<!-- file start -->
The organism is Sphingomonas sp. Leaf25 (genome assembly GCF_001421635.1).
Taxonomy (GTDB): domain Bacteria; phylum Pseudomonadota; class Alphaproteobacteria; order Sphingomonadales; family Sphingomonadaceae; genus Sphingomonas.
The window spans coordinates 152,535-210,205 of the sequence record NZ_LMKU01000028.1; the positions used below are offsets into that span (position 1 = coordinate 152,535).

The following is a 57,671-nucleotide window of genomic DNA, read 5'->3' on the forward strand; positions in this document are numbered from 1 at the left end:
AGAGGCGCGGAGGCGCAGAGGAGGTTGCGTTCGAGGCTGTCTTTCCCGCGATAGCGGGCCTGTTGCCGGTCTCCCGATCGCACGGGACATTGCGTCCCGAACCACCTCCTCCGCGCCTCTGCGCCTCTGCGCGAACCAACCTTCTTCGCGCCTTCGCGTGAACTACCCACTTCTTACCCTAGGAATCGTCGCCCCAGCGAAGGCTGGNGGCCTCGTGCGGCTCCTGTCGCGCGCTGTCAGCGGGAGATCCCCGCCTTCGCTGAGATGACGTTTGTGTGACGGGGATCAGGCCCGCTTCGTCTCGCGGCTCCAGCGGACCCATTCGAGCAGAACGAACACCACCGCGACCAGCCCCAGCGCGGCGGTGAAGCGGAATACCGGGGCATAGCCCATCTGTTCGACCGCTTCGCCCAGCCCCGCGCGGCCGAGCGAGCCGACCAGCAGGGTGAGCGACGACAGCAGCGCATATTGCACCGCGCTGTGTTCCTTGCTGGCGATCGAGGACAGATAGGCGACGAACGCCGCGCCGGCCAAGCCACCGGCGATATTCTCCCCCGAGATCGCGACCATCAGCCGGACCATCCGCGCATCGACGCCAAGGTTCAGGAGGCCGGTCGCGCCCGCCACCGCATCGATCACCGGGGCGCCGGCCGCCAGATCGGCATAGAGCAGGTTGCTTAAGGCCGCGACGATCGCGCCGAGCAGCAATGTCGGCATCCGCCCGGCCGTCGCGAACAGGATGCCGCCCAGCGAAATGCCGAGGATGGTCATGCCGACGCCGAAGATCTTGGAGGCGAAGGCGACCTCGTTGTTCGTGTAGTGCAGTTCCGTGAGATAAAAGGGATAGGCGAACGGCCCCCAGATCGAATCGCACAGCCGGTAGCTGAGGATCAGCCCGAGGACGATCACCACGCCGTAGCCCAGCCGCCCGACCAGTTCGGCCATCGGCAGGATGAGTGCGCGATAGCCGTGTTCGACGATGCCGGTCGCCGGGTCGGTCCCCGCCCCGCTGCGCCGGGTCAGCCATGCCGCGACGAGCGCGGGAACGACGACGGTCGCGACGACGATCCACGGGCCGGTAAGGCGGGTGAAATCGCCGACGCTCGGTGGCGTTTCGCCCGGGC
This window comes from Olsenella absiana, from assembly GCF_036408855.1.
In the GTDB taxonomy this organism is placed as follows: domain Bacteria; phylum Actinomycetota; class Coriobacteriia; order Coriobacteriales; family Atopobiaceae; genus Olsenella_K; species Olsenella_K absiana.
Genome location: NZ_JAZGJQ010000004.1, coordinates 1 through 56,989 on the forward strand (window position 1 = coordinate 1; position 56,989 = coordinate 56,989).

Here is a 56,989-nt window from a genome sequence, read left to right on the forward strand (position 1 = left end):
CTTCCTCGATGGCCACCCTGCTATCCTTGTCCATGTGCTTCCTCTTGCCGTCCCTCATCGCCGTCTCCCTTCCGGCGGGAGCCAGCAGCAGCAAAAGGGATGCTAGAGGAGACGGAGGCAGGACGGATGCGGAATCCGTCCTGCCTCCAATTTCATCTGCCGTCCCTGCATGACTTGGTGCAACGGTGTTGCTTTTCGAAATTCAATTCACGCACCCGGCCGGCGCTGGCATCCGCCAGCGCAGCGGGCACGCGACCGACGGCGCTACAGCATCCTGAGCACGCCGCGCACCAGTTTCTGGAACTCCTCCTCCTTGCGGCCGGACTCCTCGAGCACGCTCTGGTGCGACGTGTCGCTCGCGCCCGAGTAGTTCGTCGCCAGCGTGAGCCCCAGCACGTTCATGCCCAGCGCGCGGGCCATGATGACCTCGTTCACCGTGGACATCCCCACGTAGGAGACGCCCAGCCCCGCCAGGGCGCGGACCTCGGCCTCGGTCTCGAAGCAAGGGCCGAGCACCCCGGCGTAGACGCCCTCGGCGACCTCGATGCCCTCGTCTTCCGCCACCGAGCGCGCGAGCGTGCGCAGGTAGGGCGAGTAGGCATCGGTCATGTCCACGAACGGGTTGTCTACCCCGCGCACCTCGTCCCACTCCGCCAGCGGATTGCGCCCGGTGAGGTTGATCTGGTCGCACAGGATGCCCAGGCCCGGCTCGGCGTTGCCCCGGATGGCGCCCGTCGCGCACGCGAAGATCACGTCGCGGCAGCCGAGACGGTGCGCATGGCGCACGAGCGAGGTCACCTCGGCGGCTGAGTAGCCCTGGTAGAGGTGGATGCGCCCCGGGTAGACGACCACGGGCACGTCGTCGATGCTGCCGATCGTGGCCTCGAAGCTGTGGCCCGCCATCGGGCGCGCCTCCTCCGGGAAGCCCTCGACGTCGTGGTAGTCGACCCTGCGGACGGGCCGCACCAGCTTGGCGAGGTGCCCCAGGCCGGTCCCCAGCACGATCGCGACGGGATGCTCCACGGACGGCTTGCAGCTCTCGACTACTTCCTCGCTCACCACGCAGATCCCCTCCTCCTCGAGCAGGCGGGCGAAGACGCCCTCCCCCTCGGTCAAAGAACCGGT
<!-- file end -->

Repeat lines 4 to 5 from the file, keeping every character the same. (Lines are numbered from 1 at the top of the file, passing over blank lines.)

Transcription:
The following is a 57,671-nucleotide window of genomic DNA, read 5'->3' on the forward strand; positions in this document are numbered from 1 at the left end:
AGAGGCGCGGAGGCGCAGAGGAGGTTGCGTTCGAGGCTGTCTTTCCCGCGATAGCGGGCCTGTTGCCGGTCTCCCGATCGCACGGGACATTGCGTCCCGAACCACCTCCTCCGCGCCTCTGCGCCTCTGCGCGAACCAACCTTCTTCGCGCCTTCGCGTGAACTACCCACTTCTTACCCTAGGAATCGTCGCCCCAGCGAAGGCTGGNGGCCTCGTGCGGCTCCTGTCGCGCGCTGTCAGCGGGAGATCCCCGCCTTCGCTGAGATGACGTTTGTGTGACGGGGATCAGGCCCGCTTCGTCTCGCGGCTCCAGCGGACCCATTCGAGCAGAACGAACACCACCGCGACCAGCCCCAGCGCGGCGGTGAAGCGGAATACCGGGGCATAGCCCATCTGTTCGACCGCTTCGCCCAGCCCCGCGCGGCCGAGCGAGCCGACCAGCAGGGTGAGCGACGACAGCAGCGCATATTGCACCGCGCTGTGTTCCTTGCTGGCGATCGAGGACAGATAGGCGACGAACGCCGCGCCGGCCAAGCCACCGGCGATATTCTCCCCCGAGATCGCGACCATCAGCCGGACCATCCGCGCATCGACGCCAAGGTTCAGGAGGCCGGTCGCGCCCGCCACCGCATCGATCACCGGGGCGCCGGCCGCCAGATCGGCATAGAGCAGGTTGCTTAAGGCCGCGACGATCGCGCCGAGCAGCAATGTCGGCATCCGCCCGGCCGTCGCGAACAGGATGCCGCCCAGCGAAATGCCGAGGATGGTCATGCCGACGCCGAAGATCTTGGAGGCGAAGGCGACCTCGTTGTTCGTGTAGTGCAGTTCCGTGAGATAAAAGGGATAGGCGAACGGCCCCCAGATCGAATCGCACAGCCGGTAGCTGAGGATCAGCCCGAGGACGATCACCACGCCGTAGCCCAGCCGCCCGACCAGTTCGGCCATCGGCAGGATGAGTGCGCGATAGCCGTGTTCGACGATGCCGGTCGCCGGGTCGGTCCCCGCCCCGCTGCGCCGGGTCAGCCATGCCGCGACGAGCGCGGGAACGACGACGGTCGCGACGACGATCCACGGGCCGGTAAGGCGGGTGAAATCGCCGACGCTCGGTGGCGTTTCGCCCGGGC